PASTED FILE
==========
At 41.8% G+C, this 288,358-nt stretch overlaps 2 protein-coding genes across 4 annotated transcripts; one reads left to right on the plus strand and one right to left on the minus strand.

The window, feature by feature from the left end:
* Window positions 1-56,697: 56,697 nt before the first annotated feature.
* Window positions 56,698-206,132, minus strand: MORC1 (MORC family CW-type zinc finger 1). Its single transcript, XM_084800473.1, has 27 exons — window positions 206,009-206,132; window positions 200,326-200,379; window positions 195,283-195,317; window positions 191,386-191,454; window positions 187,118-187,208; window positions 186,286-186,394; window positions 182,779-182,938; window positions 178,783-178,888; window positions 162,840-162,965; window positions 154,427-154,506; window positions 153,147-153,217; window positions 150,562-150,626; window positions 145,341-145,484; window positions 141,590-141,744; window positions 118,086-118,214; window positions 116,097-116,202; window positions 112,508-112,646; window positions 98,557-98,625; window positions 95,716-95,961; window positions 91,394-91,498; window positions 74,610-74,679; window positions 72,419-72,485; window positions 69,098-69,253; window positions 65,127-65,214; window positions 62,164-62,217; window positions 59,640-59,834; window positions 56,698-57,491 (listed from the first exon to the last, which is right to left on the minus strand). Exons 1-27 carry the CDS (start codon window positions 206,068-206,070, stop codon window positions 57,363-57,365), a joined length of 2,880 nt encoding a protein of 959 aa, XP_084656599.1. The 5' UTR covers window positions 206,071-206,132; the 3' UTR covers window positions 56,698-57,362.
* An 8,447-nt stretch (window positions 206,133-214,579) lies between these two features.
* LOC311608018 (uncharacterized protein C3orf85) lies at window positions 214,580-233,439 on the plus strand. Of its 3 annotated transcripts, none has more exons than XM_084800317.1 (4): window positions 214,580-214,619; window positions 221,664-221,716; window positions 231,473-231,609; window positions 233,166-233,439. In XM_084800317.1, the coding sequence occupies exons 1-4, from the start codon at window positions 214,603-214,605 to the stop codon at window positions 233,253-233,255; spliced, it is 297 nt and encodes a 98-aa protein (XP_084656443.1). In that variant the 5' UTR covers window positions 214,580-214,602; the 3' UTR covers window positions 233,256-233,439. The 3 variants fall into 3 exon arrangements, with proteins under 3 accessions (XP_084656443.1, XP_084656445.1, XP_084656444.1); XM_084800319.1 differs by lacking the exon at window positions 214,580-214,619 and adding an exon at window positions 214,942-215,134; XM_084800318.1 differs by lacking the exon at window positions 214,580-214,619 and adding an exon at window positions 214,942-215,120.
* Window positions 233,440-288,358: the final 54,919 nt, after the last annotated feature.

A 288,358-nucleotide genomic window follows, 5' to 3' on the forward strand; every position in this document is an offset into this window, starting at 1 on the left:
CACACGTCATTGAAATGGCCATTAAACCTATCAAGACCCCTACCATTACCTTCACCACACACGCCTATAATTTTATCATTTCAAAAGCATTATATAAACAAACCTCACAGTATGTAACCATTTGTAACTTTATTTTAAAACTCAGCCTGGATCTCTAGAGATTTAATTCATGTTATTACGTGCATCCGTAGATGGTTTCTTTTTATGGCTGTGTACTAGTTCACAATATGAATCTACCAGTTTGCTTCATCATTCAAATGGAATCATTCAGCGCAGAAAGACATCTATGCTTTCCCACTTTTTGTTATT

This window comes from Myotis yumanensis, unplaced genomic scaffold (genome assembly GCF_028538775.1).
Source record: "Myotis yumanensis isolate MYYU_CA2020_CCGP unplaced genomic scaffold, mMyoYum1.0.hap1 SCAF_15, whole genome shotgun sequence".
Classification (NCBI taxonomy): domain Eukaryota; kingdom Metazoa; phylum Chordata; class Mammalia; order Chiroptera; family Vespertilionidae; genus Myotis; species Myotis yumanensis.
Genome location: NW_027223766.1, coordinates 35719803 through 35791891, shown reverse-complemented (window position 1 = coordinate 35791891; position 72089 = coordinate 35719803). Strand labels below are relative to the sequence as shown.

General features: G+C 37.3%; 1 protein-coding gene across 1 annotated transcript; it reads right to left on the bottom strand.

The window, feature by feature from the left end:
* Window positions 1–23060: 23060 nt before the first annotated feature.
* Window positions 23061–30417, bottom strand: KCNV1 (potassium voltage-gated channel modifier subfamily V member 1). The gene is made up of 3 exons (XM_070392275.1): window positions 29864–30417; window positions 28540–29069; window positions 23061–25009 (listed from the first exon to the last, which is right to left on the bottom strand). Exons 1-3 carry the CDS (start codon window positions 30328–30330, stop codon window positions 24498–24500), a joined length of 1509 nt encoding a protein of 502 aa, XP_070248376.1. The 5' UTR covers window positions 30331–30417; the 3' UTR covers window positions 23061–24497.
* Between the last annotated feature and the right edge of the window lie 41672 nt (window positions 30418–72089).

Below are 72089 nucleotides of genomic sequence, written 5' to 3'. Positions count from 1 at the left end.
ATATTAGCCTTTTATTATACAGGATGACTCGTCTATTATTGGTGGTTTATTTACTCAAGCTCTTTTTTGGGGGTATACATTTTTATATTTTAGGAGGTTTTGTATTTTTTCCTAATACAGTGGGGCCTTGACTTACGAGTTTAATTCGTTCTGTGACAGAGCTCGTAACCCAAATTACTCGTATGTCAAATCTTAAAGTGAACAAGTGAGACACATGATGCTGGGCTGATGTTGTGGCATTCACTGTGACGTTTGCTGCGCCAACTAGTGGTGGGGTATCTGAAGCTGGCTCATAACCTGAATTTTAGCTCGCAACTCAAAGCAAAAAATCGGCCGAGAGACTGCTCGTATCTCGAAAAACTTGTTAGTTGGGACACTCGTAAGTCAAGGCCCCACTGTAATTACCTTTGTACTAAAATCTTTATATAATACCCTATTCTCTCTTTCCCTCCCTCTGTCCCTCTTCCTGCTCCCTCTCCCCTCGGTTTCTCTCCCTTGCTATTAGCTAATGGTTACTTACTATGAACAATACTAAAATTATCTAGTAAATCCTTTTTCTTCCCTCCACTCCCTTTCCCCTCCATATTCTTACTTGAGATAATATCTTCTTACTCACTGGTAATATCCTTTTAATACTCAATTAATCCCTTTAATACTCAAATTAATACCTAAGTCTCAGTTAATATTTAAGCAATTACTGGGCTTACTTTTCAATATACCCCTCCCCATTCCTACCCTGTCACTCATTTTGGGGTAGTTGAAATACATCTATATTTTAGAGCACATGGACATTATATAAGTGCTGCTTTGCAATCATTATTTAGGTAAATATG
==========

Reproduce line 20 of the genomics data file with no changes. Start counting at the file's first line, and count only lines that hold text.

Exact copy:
ATATTAGCCTTTTATTATACAGGATGACTCGTCTATTATTGGTGGTTTATTTACTCAAGCTCTTTTTTGGGGGTATACATTTTTATATTTTAGGAGGTTTTGTATTTTTTCCTAATACAGTGGGGCCTTGACTTACGAGTTTAATTCGTTCTGTGACAGAGCTCGTAACCCAAATTACTCGTATGTCAAATCTTAAAGTGAACAAGTGAGACACATGATGCTGGGCTGATGTTGTGGCATTCACTGTGACGTTTGCTGCGCCAACTAGTGGTGGGGTATCTGAAGCTGGCTCATAACCTGAATTTTAGCTCGCAACTCAAAGCAAAAAATCGGCCGAGAGACTGCTCGTATCTCGAAAAACTTGTTAGTTGGGACACTCGTAAGTCAAGGCCCCACTGTAATTACCTTTGTACTAAAATCTTTATATAATACCCTATTCTCTCTTTCCCTCCCTCTGTCCCTCTTCCTGCTCCCTCTCCCCTCGGTTTCTCTCCCTTGCTATTAGCTAATGGTTACTTACTATGAACAATACTAAAATTATCTAGTAAATCCTTTTTCTTCCCTCCACTCCCTTTCCCCTCCATATTCTTACTTGAGATAATATCTTCTTACTCACTGGTAATATCCTTTTAATACTCAATTAATCCCTTTAATACTCAAATTAATACCTAAGTCTCAGTTAATATTTAAGCAATTACTGGGCTTACTTTTCAATATACCCCTCCCCATTCCTACCCTGTCACTCATTTTGGGGTAGTTGAAATACATCTATATTTTAGAGCACATGGACATTATATAAGTGCTGCTTTGCAATCATTATTTAGGTAAATATG